Saturday, March 31, 2012

Argentina’s Road to Serfdom: Book Import Bans

From Cato’s Juan Carlos Hidalgo,

The Argentine government has severely restricted the importation of books due to “human health concerns” [in Spanish]. That’s right. According to the government, it can be dangerous to “page through” a book that has high lead quantities in its ink. “If you put you finger in your mouth after paging through a book, that can be dangerous,” said Juan Carlos Sacco, the vice-president of an industrialist organization that supports the measure.

The government claims that this is not a ban. However, since each buyer has to demonstrate at the airport’s customs office that the ink in the purchased book has lead quantities no higher than 0.006% in its chemical composition, the result is that all book imports into the country are stalled.

The measure has a lot to do with the increasing efforts of the Argentine government to stop the flight of dollars out of the country. Capital flight in 2011 reached $21.5 billion, and it accelerated after the reelection of Cristina Fernandez de Kirchner in October. Facing increasing fiscal pressures, and after seizing private pension funds and raiding the Central Bank’s reserves, many people expect the government to go after their bank savings.

The government has reacted with increasingly ridiculous measures. Sniffing dogs are being deployed at airports and border check points to detect the ink used to print U.S. bills, so Argentines cannot take out of the country more than $10,000 without declaring it to the government. The Fernandez administration is also requiring major importers such as automakers to match the price of their imports with that of goods they must now export. As a result, Porsche is exporting Malbec wine and Mitsubishi is now selling peanuts.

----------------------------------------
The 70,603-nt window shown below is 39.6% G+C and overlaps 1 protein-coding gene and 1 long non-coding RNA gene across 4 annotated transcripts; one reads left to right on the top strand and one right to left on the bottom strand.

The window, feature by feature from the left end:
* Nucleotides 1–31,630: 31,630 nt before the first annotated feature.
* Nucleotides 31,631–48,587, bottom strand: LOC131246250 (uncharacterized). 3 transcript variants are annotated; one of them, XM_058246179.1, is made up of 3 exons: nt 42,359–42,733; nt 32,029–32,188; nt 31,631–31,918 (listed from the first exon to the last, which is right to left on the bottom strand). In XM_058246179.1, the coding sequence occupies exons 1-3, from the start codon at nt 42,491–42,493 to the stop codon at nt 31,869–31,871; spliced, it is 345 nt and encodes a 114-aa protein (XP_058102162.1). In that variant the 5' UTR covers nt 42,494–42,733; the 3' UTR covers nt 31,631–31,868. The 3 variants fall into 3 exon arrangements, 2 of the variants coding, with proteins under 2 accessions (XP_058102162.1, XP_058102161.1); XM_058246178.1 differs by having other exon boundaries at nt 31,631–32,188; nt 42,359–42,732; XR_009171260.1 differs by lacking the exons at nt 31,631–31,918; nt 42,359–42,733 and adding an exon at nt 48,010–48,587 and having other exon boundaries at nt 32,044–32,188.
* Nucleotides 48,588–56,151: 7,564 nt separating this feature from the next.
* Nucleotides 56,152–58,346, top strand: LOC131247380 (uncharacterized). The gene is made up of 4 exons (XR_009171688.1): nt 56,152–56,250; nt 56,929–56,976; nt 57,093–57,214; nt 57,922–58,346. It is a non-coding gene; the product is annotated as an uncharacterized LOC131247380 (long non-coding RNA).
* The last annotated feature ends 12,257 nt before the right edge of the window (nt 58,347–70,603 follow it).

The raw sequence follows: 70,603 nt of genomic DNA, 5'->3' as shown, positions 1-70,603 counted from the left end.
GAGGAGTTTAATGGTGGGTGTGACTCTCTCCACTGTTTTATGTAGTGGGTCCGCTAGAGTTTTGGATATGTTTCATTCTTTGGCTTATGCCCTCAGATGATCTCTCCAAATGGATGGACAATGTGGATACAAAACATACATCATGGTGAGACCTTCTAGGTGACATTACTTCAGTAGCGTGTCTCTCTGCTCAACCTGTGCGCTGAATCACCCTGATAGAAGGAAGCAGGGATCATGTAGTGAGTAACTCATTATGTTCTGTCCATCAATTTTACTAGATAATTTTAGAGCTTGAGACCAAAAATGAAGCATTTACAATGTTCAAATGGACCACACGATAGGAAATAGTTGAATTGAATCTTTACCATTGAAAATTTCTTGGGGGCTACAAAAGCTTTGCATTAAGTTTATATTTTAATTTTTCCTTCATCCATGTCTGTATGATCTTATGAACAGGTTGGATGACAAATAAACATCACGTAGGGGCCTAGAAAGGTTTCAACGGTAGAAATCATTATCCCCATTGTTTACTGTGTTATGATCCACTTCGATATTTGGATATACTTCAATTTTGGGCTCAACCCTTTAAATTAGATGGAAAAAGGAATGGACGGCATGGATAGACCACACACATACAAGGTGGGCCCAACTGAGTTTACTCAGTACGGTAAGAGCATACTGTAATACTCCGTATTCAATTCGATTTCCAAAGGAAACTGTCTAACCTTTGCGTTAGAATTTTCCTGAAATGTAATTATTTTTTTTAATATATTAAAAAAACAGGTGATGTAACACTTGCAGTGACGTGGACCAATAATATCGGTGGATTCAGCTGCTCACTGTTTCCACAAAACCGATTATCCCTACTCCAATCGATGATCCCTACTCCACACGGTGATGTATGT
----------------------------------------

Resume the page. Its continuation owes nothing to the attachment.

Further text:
Desperate governments will resort to any measures to advance their interests. And to stem capital flight from the private sector in reaction to their spendthrift ways, the Kirchner government now attempts to curtail freedom of speech through policies that promotes ignorance and illiteracy. Talk about ‘noble intentions’.

And of course, part of these mind control measures, imposed through propaganda and censorship, has been for the President of Argentina’s central bank to declare that printing money does not lead to inflation, as well as, to ban the private sector from making public estimates of statistical inflation which went against the government’s data.

As Benjamin Franklin once said,

A nation of well-informed men who have been taught to know and prize the rights which God has given them cannot be enslaved. It is in the religion of ignorance that tyranny begins.

Any government cannot simply wish away the laws of scarcity, which in fullness of time will be vented over the marketplace and eventually would incite a tempestuous political response.

Argentinians have yet to slough off their tolerance for despots which has brought about a cycle of political and economic crisis since the 20th century (as previously discussed here)

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